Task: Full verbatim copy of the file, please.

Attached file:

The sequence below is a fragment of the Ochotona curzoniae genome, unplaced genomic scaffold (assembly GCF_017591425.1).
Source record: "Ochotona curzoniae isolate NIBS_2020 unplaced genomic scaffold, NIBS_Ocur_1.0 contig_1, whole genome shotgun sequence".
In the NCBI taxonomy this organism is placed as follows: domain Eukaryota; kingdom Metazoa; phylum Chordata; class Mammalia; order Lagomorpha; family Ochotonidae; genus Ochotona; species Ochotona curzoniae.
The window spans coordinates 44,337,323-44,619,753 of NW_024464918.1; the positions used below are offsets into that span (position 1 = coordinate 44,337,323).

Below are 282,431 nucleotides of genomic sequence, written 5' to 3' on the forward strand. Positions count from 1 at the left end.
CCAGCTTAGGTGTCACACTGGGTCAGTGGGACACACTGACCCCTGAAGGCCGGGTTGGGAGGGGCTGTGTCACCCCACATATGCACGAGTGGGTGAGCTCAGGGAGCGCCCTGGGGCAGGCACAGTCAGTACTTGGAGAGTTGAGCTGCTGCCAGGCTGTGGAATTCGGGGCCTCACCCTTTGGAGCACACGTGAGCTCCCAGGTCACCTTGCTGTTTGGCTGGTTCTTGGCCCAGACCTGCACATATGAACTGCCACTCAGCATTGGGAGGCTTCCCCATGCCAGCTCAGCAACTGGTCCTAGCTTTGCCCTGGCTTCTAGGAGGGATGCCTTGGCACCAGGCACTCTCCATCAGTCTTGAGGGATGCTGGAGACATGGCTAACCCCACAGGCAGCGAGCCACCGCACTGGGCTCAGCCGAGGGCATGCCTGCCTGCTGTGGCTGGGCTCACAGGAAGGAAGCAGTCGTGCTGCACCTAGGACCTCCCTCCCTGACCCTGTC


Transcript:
The sequence below is a fragment of the Ochotona curzoniae genome, unplaced genomic scaffold (assembly GCF_017591425.1).
Source record: "Ochotona curzoniae isolate NIBS_2020 unplaced genomic scaffold, NIBS_Ocur_1.0 contig_1, whole genome shotgun sequence".
In the NCBI taxonomy this organism is placed as follows: domain Eukaryota; kingdom Metazoa; phylum Chordata; class Mammalia; order Lagomorpha; family Ochotonidae; genus Ochotona; species Ochotona curzoniae.
The window spans coordinates 44,337,323-44,619,753 of NW_024464918.1; the positions used below are offsets into that span (position 1 = coordinate 44,337,323).

Below are 282,431 nucleotides of genomic sequence, written 5' to 3' on the forward strand. Positions count from 1 at the left end.
CCAGCTTAGGTGTCACACTGGGTCAGTGGGACACACTGACCCCTGAAGGCCGGGTTGGGAGGGGCTGTGTCACCCCACATATGCACGAGTGGGTGAGCTCAGGGAGCGCCCTGGGGCAGGCACAGTCAGTACTTGGAGAGTTGAGCTGCTGCCAGGCTGTGGAATTCGGGGCCTCACCCTTTGGAGCACACGTGAGCTCCCAGGTCACCTTGCTGTTTGGCTGGTTCTTGGCCCAGACCTGCACATATGAACTGCCACTCAGCATTGGGAGGCTTCCCCATGCCAGCTCAGCAACTGGTCCTAGCTTTGCCCTGGCTTCTAGGAGGGATGCCTTGGCACCAGGCACTCTCCATCAGTCTTGAGGGATGCTGGAGACATGGCTAACCCCACAGGCAGCGAGCCACCGCACTGGGCTCAGCCGAGGGCATGCCTGCCTGCTGTGGCTGGGCTCACAGGAAGGAAGCAGTCGTGCTGCACCTAGGACCTCCCTCCCTGACCCTGTC